Miriam Lord: All quiet on the Opposition front as Paschal and Michael unleash budget blitz

Dáil Budget Sketch: Everyone knew what was coming in this giveaway budget, but most were still left speechless

The authorities were taking no chances. At the crack of dawn, they closed off Merrion Street and Kildare Street and placed heavy-duty crowd control barriers around the main gates to Leinster House. Sniffer dogs were brought in to give the grounds the once-over. As the morning wore on, the Garda presence intensified.

It was, after all, Budget Day — that quaint ceremony in the parliamentary calendar when Dáil Éireann conducts the formal rubber-stamping of The Leaks and nobody even bothers to act surprised any more.

The budget statements came and went, unlike the rubberneckers and protesters, who didn’t turn up at all. By mid-afternoon those barriers were being dismantled. Groups of bored-looking gardaí stood around with nobody to arrest. It was unusually quiet.

This strangely muted atmosphere mirrored the mood inside Leinster House, where political passions which might have detonated were smothered by layer after plump layer of exceptional Government largesse.


Everyone knew what was coming, but Paschal and Michael’s binge-it budget still managed to silence the usual suspects.

The most exciting moments happened before and after the event. (Apart from one delicious instant where Richard Boyd Barrett — one of the few to buck the trend by almost getting carried away — waved his arms so wildly he almost took the head off his colleague Mick Barry.)

There was a territorial dispute among Coalition colleagues just before the day’s business commenced. On set-piece occasions such as Budget Day when a full house is expected, an allocated seating rule is observed to avoid confusion and claim jumpers. On Tuesday, this led to tense exchanges between Fianna Fáil TD for Cork South West Christopher O’Sullivan and Fine Gael TD for Dublin Fingal Alan Farrell.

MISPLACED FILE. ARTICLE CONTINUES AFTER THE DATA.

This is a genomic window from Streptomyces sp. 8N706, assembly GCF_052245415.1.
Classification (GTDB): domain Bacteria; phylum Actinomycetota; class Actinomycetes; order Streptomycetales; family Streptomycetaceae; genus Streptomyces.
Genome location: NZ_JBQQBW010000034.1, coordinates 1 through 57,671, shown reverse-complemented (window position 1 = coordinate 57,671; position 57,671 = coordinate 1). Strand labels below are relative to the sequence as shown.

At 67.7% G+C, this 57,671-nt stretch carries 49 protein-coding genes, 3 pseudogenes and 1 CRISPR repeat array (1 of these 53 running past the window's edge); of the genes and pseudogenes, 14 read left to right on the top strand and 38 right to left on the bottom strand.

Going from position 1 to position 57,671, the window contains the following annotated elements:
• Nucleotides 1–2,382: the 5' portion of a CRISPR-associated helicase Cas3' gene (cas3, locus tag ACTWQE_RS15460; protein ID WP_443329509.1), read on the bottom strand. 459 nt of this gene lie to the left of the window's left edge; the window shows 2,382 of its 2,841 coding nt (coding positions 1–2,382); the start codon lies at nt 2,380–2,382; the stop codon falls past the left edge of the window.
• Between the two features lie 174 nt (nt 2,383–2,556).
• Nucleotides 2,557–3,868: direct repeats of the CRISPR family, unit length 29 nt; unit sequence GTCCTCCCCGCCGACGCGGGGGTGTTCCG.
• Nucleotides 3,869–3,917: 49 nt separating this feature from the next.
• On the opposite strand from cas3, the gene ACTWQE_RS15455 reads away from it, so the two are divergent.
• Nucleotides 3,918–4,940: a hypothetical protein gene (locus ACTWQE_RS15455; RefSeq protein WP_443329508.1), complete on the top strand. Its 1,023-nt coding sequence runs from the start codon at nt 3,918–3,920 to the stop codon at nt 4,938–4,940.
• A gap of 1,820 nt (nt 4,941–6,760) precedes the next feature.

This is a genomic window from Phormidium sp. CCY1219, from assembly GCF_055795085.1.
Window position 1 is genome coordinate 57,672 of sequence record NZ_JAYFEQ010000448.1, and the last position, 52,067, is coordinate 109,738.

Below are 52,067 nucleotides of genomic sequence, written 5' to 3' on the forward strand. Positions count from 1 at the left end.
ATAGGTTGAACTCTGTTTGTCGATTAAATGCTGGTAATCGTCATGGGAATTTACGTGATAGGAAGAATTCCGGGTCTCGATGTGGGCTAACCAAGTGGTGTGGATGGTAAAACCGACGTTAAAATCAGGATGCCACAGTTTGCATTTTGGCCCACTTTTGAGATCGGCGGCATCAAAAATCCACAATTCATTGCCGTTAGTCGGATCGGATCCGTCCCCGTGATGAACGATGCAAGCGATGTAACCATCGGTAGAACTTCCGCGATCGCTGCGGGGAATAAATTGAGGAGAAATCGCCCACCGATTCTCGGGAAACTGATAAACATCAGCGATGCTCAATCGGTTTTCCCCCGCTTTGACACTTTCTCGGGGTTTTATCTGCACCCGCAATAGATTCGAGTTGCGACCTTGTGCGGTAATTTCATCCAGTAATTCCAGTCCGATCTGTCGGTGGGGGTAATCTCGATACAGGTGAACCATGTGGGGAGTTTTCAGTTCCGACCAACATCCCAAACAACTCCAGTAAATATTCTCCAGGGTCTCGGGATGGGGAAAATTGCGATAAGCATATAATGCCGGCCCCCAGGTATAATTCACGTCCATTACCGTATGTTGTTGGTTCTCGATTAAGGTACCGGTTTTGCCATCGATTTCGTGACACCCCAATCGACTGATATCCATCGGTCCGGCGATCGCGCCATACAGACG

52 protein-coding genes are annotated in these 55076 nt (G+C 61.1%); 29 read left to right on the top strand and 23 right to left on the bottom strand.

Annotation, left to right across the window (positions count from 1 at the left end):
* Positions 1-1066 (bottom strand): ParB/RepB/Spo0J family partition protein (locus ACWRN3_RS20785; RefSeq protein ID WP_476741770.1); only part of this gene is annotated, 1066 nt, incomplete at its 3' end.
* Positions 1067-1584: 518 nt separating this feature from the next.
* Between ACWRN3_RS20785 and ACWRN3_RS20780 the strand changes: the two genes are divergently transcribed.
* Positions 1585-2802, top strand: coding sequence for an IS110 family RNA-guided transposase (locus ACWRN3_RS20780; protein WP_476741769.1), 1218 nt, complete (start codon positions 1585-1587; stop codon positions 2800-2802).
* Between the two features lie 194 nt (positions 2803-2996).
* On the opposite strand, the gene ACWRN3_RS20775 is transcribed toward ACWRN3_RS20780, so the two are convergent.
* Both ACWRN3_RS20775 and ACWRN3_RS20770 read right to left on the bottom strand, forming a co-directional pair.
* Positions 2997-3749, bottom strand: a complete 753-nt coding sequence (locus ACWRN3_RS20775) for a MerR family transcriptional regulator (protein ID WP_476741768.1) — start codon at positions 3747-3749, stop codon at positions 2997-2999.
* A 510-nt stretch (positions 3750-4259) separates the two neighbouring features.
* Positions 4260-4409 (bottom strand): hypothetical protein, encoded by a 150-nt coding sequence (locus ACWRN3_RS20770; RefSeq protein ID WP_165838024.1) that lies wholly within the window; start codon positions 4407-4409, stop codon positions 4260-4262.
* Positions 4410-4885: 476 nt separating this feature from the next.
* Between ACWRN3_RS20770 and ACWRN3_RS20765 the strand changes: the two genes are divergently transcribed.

O’Sullivan went to his allocated spot in the middle of the front row — the same seating arrangement applied when Ukraine’s president Volodymyr Zelenskiy addressed the Oireachtas — only to find Farrell in situ. He asked his Coalition colleague to move but he refused.

“I don’t see your name on it,” was Farrell’s response, much to the annoyance of the Fianna Fáil TDs in the vicinity. Following a brief stand-off, O’Sullivan found a billet in the back row.

This was a giveaway budget long before it was delivered, with every detail given away before Paschal Donohoe and Michael McGrath got to their feet at lunchtime. This allowed Opposition spokespeople the chance to parade on to the plinth before the event and condemn it.

Speaking of lunch, the tradition of putting on a Budget Day Christmas feast continued in the Dáil canteen. Turkey, ham and all the trimmings went down a treat with all sides of the political spectrum. The yuletide menu used to be a funny take on the wallet-tightening measures about to be revealed upstairs in the chamber. Tuesday’s rich fare — not forgetting the puddin’ with lashings of brandy sauce — was more like a real-time commentary on the lavish all-you-can-eat approach adopted this year.